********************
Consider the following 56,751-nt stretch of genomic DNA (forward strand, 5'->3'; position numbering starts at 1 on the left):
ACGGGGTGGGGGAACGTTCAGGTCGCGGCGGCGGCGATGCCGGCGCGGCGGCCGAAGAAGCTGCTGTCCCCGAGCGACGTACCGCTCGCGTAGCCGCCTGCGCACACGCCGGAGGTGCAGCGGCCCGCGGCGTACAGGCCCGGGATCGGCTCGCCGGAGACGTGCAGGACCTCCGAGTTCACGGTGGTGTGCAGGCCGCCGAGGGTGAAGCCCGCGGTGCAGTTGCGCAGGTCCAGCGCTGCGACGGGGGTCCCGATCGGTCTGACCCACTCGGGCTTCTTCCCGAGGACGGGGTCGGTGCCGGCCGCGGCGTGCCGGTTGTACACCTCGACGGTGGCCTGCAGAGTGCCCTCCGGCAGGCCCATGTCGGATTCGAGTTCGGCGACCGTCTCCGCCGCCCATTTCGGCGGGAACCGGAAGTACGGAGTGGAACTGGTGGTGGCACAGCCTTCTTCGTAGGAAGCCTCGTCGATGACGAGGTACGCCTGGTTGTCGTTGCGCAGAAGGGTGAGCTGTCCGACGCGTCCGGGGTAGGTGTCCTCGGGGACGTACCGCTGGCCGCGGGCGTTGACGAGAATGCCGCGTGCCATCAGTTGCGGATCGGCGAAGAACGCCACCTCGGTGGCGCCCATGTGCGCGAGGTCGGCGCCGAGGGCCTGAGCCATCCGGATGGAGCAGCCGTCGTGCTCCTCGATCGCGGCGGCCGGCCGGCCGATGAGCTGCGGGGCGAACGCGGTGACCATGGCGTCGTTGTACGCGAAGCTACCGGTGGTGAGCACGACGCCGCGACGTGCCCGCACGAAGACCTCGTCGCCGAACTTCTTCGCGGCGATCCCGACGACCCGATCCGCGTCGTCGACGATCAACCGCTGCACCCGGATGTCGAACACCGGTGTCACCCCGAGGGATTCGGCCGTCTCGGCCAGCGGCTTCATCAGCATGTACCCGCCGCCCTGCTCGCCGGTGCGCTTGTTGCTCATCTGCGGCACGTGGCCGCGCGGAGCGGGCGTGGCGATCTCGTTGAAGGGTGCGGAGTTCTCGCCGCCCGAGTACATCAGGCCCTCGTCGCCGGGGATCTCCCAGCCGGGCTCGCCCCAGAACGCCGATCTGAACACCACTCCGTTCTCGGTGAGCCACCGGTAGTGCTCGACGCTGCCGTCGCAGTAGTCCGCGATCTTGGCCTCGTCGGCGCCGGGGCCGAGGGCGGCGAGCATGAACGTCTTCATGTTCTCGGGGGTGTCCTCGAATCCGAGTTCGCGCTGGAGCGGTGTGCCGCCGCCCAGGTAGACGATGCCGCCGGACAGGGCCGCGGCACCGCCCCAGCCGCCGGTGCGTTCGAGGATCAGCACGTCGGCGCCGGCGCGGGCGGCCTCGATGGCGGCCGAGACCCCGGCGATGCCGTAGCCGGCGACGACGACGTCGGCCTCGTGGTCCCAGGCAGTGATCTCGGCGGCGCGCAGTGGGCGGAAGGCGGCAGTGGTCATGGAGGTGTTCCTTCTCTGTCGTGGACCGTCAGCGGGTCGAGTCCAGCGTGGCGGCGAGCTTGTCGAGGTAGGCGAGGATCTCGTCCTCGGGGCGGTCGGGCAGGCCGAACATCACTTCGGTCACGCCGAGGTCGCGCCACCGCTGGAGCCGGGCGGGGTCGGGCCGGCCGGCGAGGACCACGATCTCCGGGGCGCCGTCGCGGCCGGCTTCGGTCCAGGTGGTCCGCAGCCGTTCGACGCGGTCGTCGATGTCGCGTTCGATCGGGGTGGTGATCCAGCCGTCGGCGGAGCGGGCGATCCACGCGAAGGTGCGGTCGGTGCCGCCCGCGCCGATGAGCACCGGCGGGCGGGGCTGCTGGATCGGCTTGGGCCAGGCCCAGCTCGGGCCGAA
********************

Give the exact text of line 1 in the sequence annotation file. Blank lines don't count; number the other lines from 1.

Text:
Consider the following 56,751-nt stretch of genomic DNA (forward strand, 5'->3'; position numbering starts at 1 on the left):